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The documents where this entity occurs most often are shown below. Click on a document to open it.

Document Max. Freq Min. Freq
Apollodorus, Library and Epitome (ed. Sir James George Frazer) 20 0 Browse Search
Pausanias, Description of Greece 20 0 Browse Search
P. Vergilius Maro, Aeneid (ed. Theodore C. Williams) 6 0 Browse Search
Euripides, Phoenissae (ed. E. P. Coleridge) 6 0 Browse Search
Aeschylus, Prometheus Bound (ed. Herbert Weir Smyth, Ph. D.) 4 0 Browse Search
P. Vergilius Maro, Aeneid (ed. John Dryden) 4 0 Browse Search
P. Ovidius Naso, Metamorphoses (ed. Arthur Golding) 4 0 Browse Search
Sophocles, Trachiniae (ed. Sir Richard Jebb) 2 0 Browse Search
P. Ovidius Naso, Metamorphoses (ed. Brookes More) 2 0 Browse Search
T. Maccius Plautus, Persa, or The Persian (ed. Henry Thomas Riley) 2 0 Browse Search
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Browsing named entities in Euripides, Phoenissae (ed. E. P. Coleridge). You can also browse the collection for Lerna (Greece) or search for Lerna (Greece) in all documents.

Your search returned 3 results in 3 document sections:

Euripides, Phoenissae (ed. E. P. Coleridge), line 103 (search)
h of many horses, many arms. Antigone Are the gates barred, and the brazen bolts fitted into Amphion's walls of stone? Old servant Never fear! All is safe within the town. But see the first one, if you want to know him. Antigone Who is that one with the white crest, who marches before the army, lightly bearing on his arm a shield all of bronze? Old servant A captain, mistress. Antigone Who is he? Who is his family? Tell me his name, old man. Old servant He claims to be Mycenaean; by Lerna's streams he dwells, the lord Hippomedon. Antigone Ah, ah! How proud, how fearful to see, like an earth-born giant, with stars engraved on his shield, not resembling mortal race. Old servant Do you see the one crossing Dirce's stream? Antigone His armor is quite different. Who is that? Old servant Tydeus, the son of Oeneus, Aetolian battle-spirit in his breast. Antigone Is this the one, old man, who married a sister of Polyneices' wife? What a foreign look his armor has, half-barbarian!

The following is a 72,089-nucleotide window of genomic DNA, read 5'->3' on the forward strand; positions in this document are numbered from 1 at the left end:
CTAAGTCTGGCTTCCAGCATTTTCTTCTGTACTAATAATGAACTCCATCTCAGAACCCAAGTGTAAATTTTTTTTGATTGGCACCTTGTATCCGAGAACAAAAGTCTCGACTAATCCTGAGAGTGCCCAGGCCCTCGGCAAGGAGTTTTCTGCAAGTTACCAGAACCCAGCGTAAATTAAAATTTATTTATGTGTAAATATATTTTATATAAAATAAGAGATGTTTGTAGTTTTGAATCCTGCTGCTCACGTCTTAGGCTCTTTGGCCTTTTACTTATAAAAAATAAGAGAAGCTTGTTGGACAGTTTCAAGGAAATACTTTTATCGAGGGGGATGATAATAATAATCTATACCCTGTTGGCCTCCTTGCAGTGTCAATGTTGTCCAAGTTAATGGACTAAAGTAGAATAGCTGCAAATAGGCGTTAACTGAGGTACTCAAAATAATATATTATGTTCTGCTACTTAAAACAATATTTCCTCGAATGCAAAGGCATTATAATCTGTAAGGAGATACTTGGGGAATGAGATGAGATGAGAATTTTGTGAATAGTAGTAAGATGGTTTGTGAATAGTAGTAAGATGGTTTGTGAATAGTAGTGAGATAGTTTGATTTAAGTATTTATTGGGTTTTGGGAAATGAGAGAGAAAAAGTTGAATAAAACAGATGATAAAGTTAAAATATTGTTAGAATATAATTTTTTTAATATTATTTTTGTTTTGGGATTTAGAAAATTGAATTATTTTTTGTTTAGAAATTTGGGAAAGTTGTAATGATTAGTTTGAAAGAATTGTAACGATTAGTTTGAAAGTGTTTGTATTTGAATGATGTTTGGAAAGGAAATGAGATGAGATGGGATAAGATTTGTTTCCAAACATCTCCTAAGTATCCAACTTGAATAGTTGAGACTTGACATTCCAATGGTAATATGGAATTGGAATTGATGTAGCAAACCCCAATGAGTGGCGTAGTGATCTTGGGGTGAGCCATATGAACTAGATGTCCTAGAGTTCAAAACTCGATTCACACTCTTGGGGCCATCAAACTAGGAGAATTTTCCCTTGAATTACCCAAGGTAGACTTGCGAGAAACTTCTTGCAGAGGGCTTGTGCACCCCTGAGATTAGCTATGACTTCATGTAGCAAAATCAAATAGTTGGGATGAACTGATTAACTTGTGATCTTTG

Euripides, Phoenissae (ed. E. P. Coleridge), line 145 (search)
under truce, to fill your heart with joy. Antigone Who is that, old man, on his chariot, driving white horses? Old servant That, lady, is the prophet Amphiaraus; with him are the victims, earth's bloodthirsty streams. Antigone Daughter of the sun with dazzling zone, O moon, you circle of golden light, how quietly, with what restraint he drives, goading first one horse, then the other! But where is the one who utters those dreadful insults against this city? Old servant Capaneus? There he is, calculating how he may scale the towers, taking the measure of our walls up and down. Antigone O Nemesis, and roaring thunder-peals of Zeus and blazing lightning-bolts, oh! put to sleep his presumptuous boasting! This is the man who says he will give the Theban girls as captives of his spear to the women of Mycenae, to Lerna's trident, and the waters of Amymone, dear to Poseidon, when he has them enslaved. Never, never, Lady Artemis, golden-haired child of Zeus, may I endure that slavery.
Euripides, Phoenissae (ed. E. P. Coleridge), line 588 (search)
n my own house. Polyneices And keep more than your share? Eteocles Yes. Leave the country! Polyneices O altars of my fathers' gods— Eteocles Which you are here to destroy. Polyneices Hear me— Eteocles Who would hear you after you have marched against your fatherland? Polyneices And temples of the gods who ride on white horses— Eteocles And who hate you. Polyneices I am being driven from my country— Eteocles Yes, for you came to destroy it. Polyneices Unjustly, O gods! Eteocles Call on the gods at Mycenae, not here. Polyneices You have become unholy— Eteocles But I have not, like you, become my country's enemy. Polyneices By driving me out without my portion. Eteocles And I will kill you in addition. Polyneices O father, do you you hear what I am suffering? Eteocles Yes, and he hears what you are doing. Polyneices And you, mother? Eteocles It is not lawful for you to mention your mother. Polyneices O my city! Eteocles Go to Argos, and invoke the waters of Ler